Authors: Tom Matthews
Copyright 2004, Tom Matthews
All rights reserved
No part of this book may be reproduced in any form or by electronic means, including information storage and retrieval systems, without written permission from the publisher, except by a reviewer, who may quote passages in a review.
This book is a work of fiction. Any resemblance to actual events, people, or institutions is purely coincidental.
Published by Bancroft Press (“Books that enlighten”)
P.O. Box 65360, Baltimore, MD 21209
Cover and interior design by Jim Versace
Author photo by Gilpin Matthews
Library of Congress Control Number: 2004100701
Printed in the United States of America
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Who did not make it out
Today’s teenager is tomorrow’s potential regular customer, and the overwhelming majority of smokers first begin to smoke while still in their teens. . . The smoking patterns of teenagers are particularly important to Philip Morris.
—Philip Morris internal document
I’m not supposed to be like this.
—“The Wrong Child,” R.E.M.
e felt something give. He remembered that.
Also the white hot sting of bone breaking, and the explosion of metal-flake stars that filled his head for that moment or two before he lost consciousness.
And then he remembered Todd Noland standing over him, desperately, eagerly wanting to know if he was all right. Todd Noland, who had always just been there, had always just wanted to know that things were going okay for him. Kind of like his mom or something.
He had hurt Todd Noland in the past, hurt him bitterly. Todd had naïvely attempted to bridge the chasm that precluded them from being friends, and stirred up the usual hateful sense of fun in his gang. The razor wire that separated high school cliques had been strung for a reason, and anyone who thought he could just stroll across the divide was begging to get his ass kicked.
Todd didn’t fit, and there was just no way—with so much at stake, with so much going right—he could allow Todd’s gangly attempts at friendship to rattle things up. Todd had to be sent back to where he belonged, as harshly as possible.
He owed the guys that much.
Still, he remembered Todd standing over him, relieved to see him hovering there with the towel and the ice and the oddly mature look of comfort that calmed him down when he was really, really scared.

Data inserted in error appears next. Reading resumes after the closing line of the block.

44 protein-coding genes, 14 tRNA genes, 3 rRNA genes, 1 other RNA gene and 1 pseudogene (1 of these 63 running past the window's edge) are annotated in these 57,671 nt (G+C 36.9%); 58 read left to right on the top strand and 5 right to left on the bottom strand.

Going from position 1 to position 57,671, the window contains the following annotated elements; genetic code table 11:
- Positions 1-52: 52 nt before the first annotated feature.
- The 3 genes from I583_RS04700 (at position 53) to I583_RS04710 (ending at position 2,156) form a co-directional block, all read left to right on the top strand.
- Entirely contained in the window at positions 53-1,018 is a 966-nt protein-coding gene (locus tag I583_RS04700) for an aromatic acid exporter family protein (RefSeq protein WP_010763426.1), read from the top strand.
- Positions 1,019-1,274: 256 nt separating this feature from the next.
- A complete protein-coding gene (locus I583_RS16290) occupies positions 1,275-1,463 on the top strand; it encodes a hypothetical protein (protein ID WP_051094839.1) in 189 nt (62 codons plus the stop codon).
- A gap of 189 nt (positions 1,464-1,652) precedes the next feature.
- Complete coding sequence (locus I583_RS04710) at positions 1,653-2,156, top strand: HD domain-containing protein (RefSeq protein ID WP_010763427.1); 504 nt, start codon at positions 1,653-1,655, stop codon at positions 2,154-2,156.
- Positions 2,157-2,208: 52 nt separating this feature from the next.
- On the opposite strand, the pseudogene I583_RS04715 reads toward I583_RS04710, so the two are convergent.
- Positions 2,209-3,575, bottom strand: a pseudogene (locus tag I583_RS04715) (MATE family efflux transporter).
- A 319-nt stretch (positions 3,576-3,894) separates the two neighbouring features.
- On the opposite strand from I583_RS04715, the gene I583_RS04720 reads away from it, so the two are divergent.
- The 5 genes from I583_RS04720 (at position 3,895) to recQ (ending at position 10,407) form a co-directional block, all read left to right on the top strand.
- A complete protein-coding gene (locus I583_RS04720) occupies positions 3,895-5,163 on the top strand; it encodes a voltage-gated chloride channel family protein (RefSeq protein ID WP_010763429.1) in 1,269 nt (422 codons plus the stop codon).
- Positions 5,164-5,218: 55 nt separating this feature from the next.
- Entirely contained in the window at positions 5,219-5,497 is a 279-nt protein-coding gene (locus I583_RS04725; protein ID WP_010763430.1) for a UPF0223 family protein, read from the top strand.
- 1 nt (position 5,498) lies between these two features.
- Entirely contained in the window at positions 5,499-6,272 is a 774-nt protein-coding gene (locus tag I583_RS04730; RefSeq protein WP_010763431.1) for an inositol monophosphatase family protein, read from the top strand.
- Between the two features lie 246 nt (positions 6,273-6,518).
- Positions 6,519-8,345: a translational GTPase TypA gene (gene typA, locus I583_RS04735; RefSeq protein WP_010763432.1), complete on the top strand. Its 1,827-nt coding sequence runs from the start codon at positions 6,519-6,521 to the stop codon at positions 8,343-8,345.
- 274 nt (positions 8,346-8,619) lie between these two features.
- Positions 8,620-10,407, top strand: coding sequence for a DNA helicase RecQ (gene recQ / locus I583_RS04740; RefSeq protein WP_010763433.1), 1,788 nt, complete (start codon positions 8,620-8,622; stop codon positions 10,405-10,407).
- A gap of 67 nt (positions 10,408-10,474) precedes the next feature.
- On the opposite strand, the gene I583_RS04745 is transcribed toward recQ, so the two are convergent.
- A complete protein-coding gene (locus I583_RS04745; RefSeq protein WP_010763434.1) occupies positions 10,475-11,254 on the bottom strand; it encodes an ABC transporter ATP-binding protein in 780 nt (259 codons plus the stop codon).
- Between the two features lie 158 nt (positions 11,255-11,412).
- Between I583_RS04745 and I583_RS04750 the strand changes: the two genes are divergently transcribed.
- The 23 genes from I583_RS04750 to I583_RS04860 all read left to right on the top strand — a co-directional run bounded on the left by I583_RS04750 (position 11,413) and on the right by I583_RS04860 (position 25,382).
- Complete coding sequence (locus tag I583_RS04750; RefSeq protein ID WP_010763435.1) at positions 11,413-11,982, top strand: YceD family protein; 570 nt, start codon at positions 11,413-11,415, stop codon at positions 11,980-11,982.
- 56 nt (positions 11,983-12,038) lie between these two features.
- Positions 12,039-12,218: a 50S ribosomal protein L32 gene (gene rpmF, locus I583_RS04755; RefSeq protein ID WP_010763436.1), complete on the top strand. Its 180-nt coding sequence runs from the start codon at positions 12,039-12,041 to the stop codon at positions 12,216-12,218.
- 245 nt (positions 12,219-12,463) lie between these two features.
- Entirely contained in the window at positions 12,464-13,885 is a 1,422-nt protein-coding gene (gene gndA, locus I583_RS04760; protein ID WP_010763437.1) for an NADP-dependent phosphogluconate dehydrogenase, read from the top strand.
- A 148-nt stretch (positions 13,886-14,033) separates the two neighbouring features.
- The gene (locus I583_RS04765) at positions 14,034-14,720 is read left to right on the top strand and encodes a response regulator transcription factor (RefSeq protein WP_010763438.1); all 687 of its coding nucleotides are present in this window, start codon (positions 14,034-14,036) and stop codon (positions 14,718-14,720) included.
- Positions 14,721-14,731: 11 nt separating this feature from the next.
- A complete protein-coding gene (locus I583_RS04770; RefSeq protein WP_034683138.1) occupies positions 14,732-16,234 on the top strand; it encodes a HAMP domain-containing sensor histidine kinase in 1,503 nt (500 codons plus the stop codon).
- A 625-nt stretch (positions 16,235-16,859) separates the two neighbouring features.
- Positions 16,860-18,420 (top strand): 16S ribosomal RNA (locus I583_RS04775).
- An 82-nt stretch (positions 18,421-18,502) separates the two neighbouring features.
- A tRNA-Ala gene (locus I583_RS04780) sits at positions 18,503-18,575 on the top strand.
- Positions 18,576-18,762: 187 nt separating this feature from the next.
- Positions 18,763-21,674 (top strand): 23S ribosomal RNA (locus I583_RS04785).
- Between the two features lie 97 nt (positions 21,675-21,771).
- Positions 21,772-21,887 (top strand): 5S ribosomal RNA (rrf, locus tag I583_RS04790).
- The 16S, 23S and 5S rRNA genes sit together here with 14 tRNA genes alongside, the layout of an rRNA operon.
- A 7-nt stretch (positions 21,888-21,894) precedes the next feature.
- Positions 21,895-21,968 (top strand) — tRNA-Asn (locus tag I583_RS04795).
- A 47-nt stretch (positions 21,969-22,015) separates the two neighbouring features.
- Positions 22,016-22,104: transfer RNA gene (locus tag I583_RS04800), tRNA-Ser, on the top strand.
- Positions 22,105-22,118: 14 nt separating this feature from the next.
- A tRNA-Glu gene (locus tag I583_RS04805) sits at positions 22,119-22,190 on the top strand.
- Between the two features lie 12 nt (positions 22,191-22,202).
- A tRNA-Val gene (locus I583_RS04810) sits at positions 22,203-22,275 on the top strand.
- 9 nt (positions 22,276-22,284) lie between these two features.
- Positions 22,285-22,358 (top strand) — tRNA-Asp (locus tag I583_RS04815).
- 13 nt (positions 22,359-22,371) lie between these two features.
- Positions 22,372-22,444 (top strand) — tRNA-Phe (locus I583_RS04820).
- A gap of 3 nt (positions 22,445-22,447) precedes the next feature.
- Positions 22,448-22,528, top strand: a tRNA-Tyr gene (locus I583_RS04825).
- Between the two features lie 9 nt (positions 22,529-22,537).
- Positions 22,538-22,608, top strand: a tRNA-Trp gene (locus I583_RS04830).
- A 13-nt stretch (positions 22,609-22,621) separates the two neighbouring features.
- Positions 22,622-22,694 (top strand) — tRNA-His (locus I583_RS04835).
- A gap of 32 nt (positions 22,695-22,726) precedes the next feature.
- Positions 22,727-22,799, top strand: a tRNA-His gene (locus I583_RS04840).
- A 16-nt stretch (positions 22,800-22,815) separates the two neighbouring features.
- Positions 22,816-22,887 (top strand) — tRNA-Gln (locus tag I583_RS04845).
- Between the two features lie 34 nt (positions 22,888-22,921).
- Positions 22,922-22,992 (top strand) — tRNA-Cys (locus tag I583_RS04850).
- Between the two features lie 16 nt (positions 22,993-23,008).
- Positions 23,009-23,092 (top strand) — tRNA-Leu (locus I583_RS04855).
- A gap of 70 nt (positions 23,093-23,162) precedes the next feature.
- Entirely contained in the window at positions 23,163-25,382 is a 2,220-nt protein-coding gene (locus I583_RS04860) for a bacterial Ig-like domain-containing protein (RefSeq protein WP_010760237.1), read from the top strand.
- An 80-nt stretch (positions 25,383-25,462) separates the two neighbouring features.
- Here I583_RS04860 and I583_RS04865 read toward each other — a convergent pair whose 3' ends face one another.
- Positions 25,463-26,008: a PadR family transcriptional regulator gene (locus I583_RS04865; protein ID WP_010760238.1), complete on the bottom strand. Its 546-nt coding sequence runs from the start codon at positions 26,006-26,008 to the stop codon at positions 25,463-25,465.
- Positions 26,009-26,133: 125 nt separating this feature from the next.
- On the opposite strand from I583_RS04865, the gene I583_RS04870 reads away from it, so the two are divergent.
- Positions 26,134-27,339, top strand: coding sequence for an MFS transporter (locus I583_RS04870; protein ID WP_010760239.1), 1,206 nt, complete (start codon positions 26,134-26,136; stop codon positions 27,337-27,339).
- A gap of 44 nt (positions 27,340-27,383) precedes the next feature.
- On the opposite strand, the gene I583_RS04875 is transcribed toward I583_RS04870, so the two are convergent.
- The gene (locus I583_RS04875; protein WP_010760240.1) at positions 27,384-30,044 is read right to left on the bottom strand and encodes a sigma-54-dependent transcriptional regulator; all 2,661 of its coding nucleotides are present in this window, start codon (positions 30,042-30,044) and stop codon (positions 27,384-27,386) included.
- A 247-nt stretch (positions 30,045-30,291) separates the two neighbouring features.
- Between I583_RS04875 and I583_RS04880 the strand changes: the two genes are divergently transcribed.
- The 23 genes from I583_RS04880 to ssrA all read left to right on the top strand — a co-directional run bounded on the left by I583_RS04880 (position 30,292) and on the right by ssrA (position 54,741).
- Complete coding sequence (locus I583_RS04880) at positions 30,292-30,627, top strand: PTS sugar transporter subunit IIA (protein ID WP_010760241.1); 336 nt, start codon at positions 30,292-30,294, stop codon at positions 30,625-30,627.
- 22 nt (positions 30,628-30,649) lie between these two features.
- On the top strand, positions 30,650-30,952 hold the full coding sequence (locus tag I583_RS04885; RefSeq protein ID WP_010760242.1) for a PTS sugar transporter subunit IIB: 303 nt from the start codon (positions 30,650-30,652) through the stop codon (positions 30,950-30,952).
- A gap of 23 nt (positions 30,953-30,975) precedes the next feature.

He noted that. And then he passed out again.
He was Joel Kasten, lying there on the ground.
He was a high school junior.
He was seventeen years old.
The break was in his lower left jaw, the high fastball hurled by Hawthorne East’s pitcher having smashed the side of his face with the force of a bat being swung for the fences.
Opposing pitchers had been coming in tight on Joel throughout the season, instructed by their coaches to crowd Dickinson’s star batter by any means possible to keep him from making contact with the ball. Any team that hoped to have a chance in the post-season had to find a way to shut Joel Kasten down.
Joel was a pure power hitter, the sweetest swinging batsman any of the locals would ever see outside a Major League ballpark. Locking onto the ball with the unerring efficiency of the military’s most advanced radar tracking system, Joel could—within the 46 feet between mound and plate, within the blink of an eye it took for the ball to find safe passage through the strike zone—make all calculations necessary to determine whether to swing or lay off.
And if the instinct said go, the boy swung. In ten years of playing ball, going all the way back to rookie league, Joel Kasten had almost never gone down looking. Better to commit and swing, take the third strike and cede this encounter to the pitcher, than to just stand there and do nothing. Like a
As the season wore on, there looked to be no stopping Dickinson. That year’s team was blessed with great pitching and better than adequate fielding, but more than anything it had Joel. Even beyond his bat and his effortless prowess at third, Joel brought to the team and its fans a genuine star-like quality, that intangible aura of a winner, whose raw, gangly handsomeness and scruffy humility came to personify the team itself.
The team fed off Joel, the fans fed off the team, and as the Dickinson Eagles took the field against the East Hawthorne Vikings for the final, tie-breaking game of the Illinois state finals, there appeared little doubt that Monday morning would find the state trophy displayed proudly in Dickinson’s well-stocked trophy case. Joel’s hometown of Berline, a Chicago suburb with about 45,000 residents, expected no less.